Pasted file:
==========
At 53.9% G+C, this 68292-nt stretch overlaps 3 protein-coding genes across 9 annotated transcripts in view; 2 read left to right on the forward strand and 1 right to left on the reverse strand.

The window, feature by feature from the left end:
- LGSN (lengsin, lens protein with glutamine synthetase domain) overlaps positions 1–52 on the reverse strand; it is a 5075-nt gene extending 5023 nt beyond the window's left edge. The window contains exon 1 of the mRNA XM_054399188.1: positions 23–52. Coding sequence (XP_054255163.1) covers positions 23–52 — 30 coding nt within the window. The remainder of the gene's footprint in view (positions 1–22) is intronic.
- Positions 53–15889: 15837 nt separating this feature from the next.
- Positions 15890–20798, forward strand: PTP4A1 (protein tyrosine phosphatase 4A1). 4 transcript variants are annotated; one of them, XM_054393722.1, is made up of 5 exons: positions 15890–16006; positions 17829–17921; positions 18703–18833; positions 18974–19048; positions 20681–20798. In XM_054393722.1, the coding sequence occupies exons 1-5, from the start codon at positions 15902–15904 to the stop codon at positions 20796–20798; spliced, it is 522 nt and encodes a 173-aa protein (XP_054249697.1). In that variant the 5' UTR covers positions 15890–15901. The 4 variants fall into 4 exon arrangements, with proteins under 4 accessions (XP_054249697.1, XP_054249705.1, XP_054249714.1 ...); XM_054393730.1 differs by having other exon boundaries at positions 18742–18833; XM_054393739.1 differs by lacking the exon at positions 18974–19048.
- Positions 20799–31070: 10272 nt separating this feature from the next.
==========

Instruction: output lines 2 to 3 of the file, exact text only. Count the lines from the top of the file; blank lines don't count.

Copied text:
The window, feature by feature from the left end:
- LGSN (lengsin, lens protein with glutamine synthetase domain) overlaps positions 1–52 on the reverse strand; it is a 5075-nt gene extending 5023 nt beyond the window's left edge. The window contains exon 1 of the mRNA XM_054399188.1: positions 23–52. Coding sequence (XP_054255163.1) covers positions 23–52 — 30 coding nt within the window. The remainder of the gene's footprint in view (positions 1–22) is intronic.